The San Antonio Symphony announced it will raise the base salary for musicians by about 6% over the next three years. By 2022, the starting salary will be $35,774.
The raise was announced despite the Symphony’s decades of financial struggles. Due to recurring multi-million dollar budget deficits, musicians previously took multiple pay cuts. At times, the Symphony even dipped into its endowment and advance ticket sales to pay down debts and recoup budget deficits.
Current financial status
The 2018-19 fiscal season officially ends at the end of August, and the Symphony has not fully recovered.
“Right now, what we’re working on is our annual fund, and we’re working on getting ourselves stabilized with money for operations now,” said Kathleen Vale, chair of the Symphony’s board.
She said the recovery will take time, and she can’t say if the organization will be fully out of debt by the end of the current fiscal season.
“A turnaround doesn’t happen in the orchestra industry overnight. It doesn’t happen in one year,” Vale said. “It’s probably a three- to four-year process. So I can’t predict the figures for the end of this year.”
Recent financial struggles and recovery
The financial struggles reached a peak in the 2017-18 concert season. After years of turmoil, a new management group was formed to take over Symphony operations in 2017. In January of 2018, that management group — Symphonic Music for San Antonio — suddenly backed out of the takeover deal, citing a massive pension liability.
The changeover from one management group to another would likely have triggered an almost $9 million dollar withdrawal fee, according to officials with the American Federation of Musicians and Employers’ Pension Fund. Due to the reversal, the season was suspended, and it was unclear if the Symphony would continue to exist.
Vale became chair of the Symphony’s board in January of 2018, shortly after the season had been cut short. With Vale as chair, the board voted to resume the season, and she steered the Symphony towards firm financial footing. The community rallied behind the orchestra, and HEB, the Kronkosky Foundation and the Tobin Endowment helped pay down the Symphony’s debts.
Pointing to decreasing ticket sales and increasing costs for orchestras around the country, Vale argues the San Antonio Symphony is not alone in its struggles.
“If you look at orchestras all over the country, there are terrible upheavals all of time. It’s a tumultuous industry,” Vale said.
Another key figure in the financial turnaround was Bexar County Judge Nelson Wolff. In addition to individual donors and support from the City of San Antonio, the orchestra received a $350,000 dollar-for-dollar matching grant from Bexar County. Wolff said the decision to support the Symphony with county money was easy.
“Well first of all, it is a cultural asset,” Wolff said. “Second, it is an economic generator. And third, probably most important of all is the impact they have on young people.”
The Symphony’s award-winning education program serves more than 50,000 young people per year through workshops, free events and an annual side-by-side concert with the Youth Orchestras of San Antonio.
What lies ahead
One of the Symphony’s long term challenges is a lackluster endowment of about $2 million, compared to $70 million in the Houston Symphony’s endowment and more than $100 million in the Dallas Symphony’s endowment. The small endowment size affects everything from the orchestra’s solvency to musician compensation. Last season, the base salary for a San Antonio Symphony member was $33,600, compared to more than $97,000 for a Houston Symphony musician.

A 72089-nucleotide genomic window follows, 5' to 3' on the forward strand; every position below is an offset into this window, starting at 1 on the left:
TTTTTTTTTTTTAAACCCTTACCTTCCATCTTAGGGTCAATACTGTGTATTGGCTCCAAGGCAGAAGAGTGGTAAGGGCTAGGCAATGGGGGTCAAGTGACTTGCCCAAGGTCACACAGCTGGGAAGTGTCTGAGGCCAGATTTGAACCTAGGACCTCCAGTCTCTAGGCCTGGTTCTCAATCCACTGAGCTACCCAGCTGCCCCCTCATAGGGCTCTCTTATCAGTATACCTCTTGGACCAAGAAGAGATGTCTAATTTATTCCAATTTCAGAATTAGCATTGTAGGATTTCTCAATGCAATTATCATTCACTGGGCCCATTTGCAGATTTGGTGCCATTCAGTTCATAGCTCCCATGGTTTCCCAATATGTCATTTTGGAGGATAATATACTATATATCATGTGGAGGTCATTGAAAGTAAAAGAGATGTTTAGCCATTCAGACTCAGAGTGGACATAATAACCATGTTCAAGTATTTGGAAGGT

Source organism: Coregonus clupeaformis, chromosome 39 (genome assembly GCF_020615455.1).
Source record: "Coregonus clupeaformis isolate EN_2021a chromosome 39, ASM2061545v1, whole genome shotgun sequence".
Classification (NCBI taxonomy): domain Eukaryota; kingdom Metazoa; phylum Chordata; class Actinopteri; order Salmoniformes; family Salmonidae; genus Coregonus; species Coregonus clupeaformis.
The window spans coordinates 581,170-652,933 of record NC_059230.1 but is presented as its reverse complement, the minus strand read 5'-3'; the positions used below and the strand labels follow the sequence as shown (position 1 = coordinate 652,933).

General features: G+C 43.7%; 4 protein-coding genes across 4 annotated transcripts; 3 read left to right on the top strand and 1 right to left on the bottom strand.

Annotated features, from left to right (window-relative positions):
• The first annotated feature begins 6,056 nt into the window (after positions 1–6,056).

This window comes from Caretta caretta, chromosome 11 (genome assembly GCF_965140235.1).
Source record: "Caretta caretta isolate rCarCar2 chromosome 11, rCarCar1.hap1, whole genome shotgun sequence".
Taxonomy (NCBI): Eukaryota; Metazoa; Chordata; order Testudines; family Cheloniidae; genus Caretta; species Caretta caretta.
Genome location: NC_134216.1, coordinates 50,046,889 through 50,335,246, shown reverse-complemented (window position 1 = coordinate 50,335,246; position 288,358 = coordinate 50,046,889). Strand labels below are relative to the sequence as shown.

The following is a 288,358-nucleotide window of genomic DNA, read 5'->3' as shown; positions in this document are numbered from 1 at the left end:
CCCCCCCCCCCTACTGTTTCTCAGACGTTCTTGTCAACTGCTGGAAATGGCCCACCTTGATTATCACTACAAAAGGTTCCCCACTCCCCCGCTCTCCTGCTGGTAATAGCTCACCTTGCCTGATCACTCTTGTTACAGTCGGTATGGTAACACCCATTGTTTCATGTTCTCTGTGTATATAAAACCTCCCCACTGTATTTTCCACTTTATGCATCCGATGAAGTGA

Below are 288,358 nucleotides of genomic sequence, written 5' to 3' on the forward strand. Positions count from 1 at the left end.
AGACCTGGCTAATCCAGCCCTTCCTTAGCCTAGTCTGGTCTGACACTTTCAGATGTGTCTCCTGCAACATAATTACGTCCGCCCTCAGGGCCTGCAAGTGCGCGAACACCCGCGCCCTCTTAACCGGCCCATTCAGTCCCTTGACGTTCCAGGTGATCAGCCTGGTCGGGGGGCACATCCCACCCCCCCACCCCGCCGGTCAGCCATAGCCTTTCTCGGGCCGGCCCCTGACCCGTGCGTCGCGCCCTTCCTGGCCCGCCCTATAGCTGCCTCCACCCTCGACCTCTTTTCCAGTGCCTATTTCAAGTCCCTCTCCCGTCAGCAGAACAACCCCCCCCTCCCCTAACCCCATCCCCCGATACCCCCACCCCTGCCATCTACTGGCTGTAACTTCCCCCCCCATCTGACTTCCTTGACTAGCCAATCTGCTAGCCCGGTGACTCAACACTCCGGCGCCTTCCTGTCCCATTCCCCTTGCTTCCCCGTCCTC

Vale said the board is stepping up fundraising efforts, and she expects the business community will answer the call. “I think they will when asked,” Vale said. “It’s our job to do the asking and it’s their job to give the answer, and we can do a better job in fundraising and that’s what we’re about to do. It’s what we’ve been doing.”
Bexar County continues to support the Symphony, and Wolff hopes the business community will do the same.
“The Symphony is extremely important,” Wolff said. “I wish we could get that message over to a lot more corporate leaders.”
The Symphony is also trying to engage with more audiences and increase ticket sales through expanded programming, such as the ongoing Movie Concerts and Pops Series.
Before the 2019-20 Pops Series starts, the season will open with Mahler’s Resurrection Symphony.
“I led the Symphony through many resurrections,” music director Sebastien Lang-Lessing said. “Not just the recent one, but always, there were always bumps on the way.”
Lang-Lessing, who will step down in 2020, first programmed the Resurrection Symphony when the orchestra moved into the renovated Tobin Center in 2014.
“When I programmed it first, it was the resurrection of the municipal auditorium, you know, basically the building of the hall,” Lang-Lessing said. “Now, of course, it is more of the institution itself.”
Translated, the first lyrics of the Resurrection Symphony's fifth and final movement are “Rise again, yes, rise again.”
Editor's Note: A previous version of this story attributed a statement to the incorrect organization. The correct organization name is the American Federation of Musicians and Employers’ Pension Fund.
Dominic Anthony Walsh was a summer 2019 intern for Texas Public Radio.